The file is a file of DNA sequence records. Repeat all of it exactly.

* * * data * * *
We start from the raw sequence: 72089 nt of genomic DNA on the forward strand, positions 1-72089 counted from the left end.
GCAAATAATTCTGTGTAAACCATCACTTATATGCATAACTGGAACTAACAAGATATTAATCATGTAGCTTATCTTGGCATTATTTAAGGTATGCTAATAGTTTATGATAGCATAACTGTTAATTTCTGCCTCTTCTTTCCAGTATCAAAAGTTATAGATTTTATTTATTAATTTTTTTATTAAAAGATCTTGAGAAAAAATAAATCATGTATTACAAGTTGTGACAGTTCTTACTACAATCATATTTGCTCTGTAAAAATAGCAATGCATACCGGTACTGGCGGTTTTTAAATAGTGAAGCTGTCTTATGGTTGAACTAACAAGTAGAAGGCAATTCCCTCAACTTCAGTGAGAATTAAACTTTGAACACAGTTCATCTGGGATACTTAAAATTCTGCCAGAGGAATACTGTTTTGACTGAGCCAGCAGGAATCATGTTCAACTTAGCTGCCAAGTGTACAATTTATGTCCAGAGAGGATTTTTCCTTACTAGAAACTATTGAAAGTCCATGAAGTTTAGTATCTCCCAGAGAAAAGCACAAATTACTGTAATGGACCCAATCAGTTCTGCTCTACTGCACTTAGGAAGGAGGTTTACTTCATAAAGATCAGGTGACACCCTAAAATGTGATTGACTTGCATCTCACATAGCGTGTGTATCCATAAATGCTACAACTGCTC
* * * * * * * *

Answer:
We start from the raw sequence: 72089 nt of genomic DNA on the forward strand, positions 1-72089 counted from the left end.
GCAAATAATTCTGTGTAAACCATCACTTATATGCATAACTGGAACTAACAAGATATTAATCATGTAGCTTATCTTGGCATTATTTAAGGTATGCTAATAGTTTATGATAGCATAACTGTTAATTTCTGCCTCTTCTTTCCAGTATCAAAAGTTATAGATTTTATTTATTAATTTTTTTATTAAAAGATCTTGAGAAAAAATAAATCATGTATTACAAGTTGTGACAGTTCTTACTACAATCATATTTGCTCTGTAAAAATAGCAATGCATACCGGTACTGGCGGTTTTTAAATAGTGAAGCTGTCTTATGGTTGAACTAACAAGTAGAAGGCAATTCCCTCAACTTCAGTGAGAATTAAACTTTGAACACAGTTCATCTGGGATACTTAAAATTCTGCCAGAGGAATACTGTTTTGACTGAGCCAGCAGGAATCATGTTCAACTTAGCTGCCAAGTGTACAATTTATGTCCAGAGAGGATTTTTCCTTACTAGAAACTATTGAAAGTCCATGAAGTTTAGTATCTCCCAGAGAAAAGCACAAATTACTGTAATGGACCCAATCAGTTCTGCTCTACTGCACTTAGGAAGGAGGTTTACTTCATAAAGATCAGGTGACACCCTAAAATGTGATTGACTTGCATCTCACATAGCGTGTGTATCCATAAATGCTACAACTGCTC